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Closed Access item Superpredation increases mercury levels in a generalist top predator, the eagle owl

Authors:Lourenço, Rui
Tavares, Paula C.
Delgado, María del Mar
Rabaça, Joaõ E.
Penteriani, Vincenzo
Issue Date:2011
Publisher:Kluwer Academic Publishers
Citation:Ecotoxicology 20: 635- 642 (2011)
Abstract:Superpredation can increase the length of the food chain and potentially lead to mercury (Hg) bioaccumulation in top predators. We analysed the relationship of Hg concentrations in eagle owls Bubo bubo to diet composition and the percentage of mesopredators in the diet. Hg levels were measured in the adult feathers of eagle owls from 33 owl territories in the south-western Iberian Peninsula, and in three trophic levels of their prey: primary consumers, secondary consumers and mesopredators. In addition, we studied 6,181 prey in the eagle owl diet. Hg concentrations increased along the food chain, but the concentrations in eagle owls showed considerable variation. The Hg concentration in eagle owls increased when the percentage of mesopredators in the diet increased and the percentage of primary consumers decreased. Superpredation is often related to food stress, and the associated increase in accumulation of Hg may cause additional negative effects on vertebrate top predators. Hg levels in these eagle owl populations are relatively low, but future monitoring is recommended. © 2011 Springer Science+Business Media, LLC.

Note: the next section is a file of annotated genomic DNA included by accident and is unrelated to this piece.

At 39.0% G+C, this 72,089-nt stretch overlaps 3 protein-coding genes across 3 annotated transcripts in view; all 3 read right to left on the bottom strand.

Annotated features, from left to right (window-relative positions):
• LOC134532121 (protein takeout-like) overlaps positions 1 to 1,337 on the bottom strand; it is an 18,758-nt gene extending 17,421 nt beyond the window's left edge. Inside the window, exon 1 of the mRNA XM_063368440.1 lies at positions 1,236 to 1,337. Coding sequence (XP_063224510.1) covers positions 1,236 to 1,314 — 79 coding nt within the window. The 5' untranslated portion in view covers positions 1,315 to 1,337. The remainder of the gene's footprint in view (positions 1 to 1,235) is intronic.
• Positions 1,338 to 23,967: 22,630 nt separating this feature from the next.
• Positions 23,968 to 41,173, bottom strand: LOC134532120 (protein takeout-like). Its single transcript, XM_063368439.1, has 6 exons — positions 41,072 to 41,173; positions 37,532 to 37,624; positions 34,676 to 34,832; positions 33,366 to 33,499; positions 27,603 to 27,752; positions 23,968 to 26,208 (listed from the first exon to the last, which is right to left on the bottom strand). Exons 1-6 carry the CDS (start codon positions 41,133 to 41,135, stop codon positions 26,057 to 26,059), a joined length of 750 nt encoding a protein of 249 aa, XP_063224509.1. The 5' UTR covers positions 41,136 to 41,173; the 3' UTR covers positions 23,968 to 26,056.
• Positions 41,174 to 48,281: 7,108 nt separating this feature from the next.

URI:http://hdl.handle.net/10261/56566
Identifiers:doi: 10.1007/s10646-011-0603-7
issn: 0963-9292
Appears in Collections:(EBD) Artículos

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